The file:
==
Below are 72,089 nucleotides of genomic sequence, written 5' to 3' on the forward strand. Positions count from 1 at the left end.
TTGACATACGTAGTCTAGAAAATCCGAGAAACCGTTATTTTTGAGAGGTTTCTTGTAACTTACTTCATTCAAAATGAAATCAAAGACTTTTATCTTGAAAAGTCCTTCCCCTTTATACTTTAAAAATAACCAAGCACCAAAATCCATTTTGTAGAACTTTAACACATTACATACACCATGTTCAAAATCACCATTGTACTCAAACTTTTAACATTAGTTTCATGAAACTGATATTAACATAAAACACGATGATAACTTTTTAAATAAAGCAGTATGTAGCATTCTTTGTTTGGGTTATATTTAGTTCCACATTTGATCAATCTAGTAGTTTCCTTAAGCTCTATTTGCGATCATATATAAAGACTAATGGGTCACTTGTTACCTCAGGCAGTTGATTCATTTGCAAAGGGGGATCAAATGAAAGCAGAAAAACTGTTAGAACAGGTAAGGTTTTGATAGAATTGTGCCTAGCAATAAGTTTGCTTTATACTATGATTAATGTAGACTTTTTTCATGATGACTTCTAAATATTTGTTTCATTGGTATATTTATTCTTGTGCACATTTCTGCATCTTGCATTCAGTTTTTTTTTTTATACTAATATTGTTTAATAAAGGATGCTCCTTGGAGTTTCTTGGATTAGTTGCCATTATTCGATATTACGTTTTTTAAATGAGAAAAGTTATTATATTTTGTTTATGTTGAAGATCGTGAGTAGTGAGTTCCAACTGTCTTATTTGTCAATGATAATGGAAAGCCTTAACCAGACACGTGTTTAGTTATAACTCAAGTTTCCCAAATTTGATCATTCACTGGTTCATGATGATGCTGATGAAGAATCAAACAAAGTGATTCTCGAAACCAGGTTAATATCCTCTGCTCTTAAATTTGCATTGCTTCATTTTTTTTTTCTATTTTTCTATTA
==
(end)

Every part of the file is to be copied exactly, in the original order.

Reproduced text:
Below are 72,089 nucleotides of genomic sequence, written 5' to 3' on the forward strand. Positions count from 1 at the left end.
TTGACATACGTAGTCTAGAAAATCCGAGAAACCGTTATTTTTGAGAGGTTTCTTGTAACTTACTTCATTCAAAATGAAATCAAAGACTTTTATCTTGAAAAGTCCTTCCCCTTTATACTTTAAAAATAACCAAGCACCAAAATCCATTTTGTAGAACTTTAACACATTACATACACCATGTTCAAAATCACCATTGTACTCAAACTTTTAACATTAGTTTCATGAAACTGATATTAACATAAAACACGATGATAACTTTTTAAATAAAGCAGTATGTAGCATTCTTTGTTTGGGTTATATTTAGTTCCACATTTGATCAATCTAGTAGTTTCCTTAAGCTCTATTTGCGATCATATATAAAGACTAATGGGTCACTTGTTACCTCAGGCAGTTGATTCATTTGCAAAGGGGGATCAAATGAAAGCAGAAAAACTGTTAGAACAGGTAAGGTTTTGATAGAATTGTGCCTAGCAATAAGTTTGCTTTATACTATGATTAATGTAGACTTTTTTCATGATGACTTCTAAATATTTGTTTCATTGGTATATTTATTCTTGTGCACATTTCTGCATCTTGCATTCAGTTTTTTTTTTTATACTAATATTGTTTAATAAAGGATGCTCCTTGGAGTTTCTTGGATTAGTTGCCATTATTCGATATTACGTTTTTTAAATGAGAAAAGTTATTATATTTTGTTTATGTTGAAGATCGTGAGTAGTGAGTTCCAACTGTCTTATTTGTCAATGATAATGGAAAGCCTTAACCAGACACGTGTTTAGTTATAACTCAAGTTTCCCAAATTTGATCATTCACTGGTTCATGATGATGCTGATGAAGAATCAAACAAAGTGATTCTCGAAACCAGGTTAATATCCTCTGCTCTTAAATTTGCATTGCTTCATTTTTTTTTTCTATTTTTCTATTA